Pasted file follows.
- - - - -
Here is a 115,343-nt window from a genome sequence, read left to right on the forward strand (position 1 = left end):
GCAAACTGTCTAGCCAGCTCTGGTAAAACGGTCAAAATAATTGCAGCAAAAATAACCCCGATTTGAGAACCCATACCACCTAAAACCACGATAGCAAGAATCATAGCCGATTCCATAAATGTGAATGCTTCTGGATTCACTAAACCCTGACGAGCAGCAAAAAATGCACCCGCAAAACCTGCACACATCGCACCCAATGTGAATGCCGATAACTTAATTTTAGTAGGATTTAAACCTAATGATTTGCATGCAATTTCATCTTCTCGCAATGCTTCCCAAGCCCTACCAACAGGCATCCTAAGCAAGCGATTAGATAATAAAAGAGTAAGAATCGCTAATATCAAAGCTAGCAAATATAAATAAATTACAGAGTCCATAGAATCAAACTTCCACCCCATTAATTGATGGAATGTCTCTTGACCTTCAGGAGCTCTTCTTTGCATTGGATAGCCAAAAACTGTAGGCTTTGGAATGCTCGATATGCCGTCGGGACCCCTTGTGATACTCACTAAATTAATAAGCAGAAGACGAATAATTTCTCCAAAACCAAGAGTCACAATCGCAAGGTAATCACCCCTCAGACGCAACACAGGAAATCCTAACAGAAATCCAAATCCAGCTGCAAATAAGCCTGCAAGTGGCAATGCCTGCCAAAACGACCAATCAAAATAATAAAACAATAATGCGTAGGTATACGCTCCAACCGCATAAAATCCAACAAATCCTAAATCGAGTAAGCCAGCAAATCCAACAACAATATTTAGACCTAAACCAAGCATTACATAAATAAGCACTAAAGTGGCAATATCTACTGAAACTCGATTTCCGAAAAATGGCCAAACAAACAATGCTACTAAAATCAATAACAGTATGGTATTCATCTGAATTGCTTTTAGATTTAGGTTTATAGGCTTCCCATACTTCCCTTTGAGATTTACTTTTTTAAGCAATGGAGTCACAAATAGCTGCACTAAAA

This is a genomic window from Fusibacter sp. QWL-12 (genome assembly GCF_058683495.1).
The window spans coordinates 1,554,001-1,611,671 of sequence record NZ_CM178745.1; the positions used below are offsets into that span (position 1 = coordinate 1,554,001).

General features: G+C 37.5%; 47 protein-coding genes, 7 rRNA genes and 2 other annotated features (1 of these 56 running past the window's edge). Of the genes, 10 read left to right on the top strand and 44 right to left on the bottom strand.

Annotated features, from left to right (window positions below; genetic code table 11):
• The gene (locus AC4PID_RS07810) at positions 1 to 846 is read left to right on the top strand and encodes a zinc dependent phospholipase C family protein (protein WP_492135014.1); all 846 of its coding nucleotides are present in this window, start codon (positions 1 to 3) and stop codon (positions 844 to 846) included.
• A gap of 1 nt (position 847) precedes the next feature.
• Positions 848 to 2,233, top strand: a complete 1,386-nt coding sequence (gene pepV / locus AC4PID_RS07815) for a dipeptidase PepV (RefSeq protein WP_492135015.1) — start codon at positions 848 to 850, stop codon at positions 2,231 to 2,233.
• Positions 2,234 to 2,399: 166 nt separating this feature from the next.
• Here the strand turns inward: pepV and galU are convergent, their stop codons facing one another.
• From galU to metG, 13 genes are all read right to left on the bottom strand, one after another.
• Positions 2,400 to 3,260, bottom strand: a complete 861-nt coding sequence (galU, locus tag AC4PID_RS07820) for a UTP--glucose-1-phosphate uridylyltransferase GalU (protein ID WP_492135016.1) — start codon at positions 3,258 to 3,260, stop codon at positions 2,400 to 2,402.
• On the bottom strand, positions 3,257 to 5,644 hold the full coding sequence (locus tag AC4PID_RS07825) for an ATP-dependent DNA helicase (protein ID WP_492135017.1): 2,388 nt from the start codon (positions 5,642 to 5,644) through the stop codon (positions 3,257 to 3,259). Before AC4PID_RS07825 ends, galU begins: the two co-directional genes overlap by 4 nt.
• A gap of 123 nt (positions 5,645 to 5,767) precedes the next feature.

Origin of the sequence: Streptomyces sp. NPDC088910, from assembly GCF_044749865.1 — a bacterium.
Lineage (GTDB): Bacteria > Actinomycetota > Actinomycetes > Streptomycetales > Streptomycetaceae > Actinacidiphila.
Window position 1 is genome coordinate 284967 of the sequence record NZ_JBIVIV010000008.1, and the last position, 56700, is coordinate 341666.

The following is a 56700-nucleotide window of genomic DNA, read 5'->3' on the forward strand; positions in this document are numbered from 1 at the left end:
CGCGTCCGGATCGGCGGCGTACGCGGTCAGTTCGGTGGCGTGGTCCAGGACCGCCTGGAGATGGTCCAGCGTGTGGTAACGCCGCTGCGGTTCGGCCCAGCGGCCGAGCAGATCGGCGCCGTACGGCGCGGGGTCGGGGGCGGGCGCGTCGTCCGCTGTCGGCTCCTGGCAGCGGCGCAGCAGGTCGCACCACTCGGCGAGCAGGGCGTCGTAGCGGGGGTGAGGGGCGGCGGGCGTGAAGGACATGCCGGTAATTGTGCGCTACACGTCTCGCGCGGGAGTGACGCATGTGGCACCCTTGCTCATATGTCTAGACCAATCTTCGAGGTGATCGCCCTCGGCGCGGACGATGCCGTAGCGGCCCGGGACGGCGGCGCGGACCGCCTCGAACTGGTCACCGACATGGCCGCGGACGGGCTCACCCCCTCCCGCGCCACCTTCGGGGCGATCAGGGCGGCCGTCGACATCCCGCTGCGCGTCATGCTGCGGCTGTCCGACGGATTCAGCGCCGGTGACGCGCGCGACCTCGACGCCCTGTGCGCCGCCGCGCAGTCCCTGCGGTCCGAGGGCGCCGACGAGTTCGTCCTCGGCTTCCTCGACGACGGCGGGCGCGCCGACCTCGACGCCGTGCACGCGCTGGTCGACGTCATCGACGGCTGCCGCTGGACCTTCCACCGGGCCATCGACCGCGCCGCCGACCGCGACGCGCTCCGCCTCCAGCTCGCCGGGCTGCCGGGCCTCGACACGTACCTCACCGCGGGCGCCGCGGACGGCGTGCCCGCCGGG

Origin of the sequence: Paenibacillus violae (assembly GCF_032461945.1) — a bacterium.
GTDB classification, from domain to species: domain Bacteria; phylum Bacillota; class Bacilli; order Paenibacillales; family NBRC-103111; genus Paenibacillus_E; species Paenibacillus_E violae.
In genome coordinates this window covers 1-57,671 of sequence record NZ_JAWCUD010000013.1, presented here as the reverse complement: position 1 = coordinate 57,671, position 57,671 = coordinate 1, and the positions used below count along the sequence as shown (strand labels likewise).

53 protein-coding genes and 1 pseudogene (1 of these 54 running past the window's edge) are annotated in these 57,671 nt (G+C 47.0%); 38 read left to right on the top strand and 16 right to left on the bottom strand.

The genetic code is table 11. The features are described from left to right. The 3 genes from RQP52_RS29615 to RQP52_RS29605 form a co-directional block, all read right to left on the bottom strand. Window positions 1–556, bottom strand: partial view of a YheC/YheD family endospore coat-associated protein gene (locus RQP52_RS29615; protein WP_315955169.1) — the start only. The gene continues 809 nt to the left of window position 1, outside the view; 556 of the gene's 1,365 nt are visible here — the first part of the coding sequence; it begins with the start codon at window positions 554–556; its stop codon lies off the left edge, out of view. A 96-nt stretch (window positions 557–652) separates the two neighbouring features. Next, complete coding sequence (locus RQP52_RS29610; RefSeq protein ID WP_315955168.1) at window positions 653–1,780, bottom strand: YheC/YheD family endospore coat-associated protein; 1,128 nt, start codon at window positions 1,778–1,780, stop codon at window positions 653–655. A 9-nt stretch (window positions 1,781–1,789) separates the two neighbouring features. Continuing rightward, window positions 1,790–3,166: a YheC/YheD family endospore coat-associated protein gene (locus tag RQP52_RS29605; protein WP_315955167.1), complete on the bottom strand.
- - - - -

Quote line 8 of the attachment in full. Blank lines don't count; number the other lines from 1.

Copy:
• A gap of 1 nt (position 847) precedes the next feature.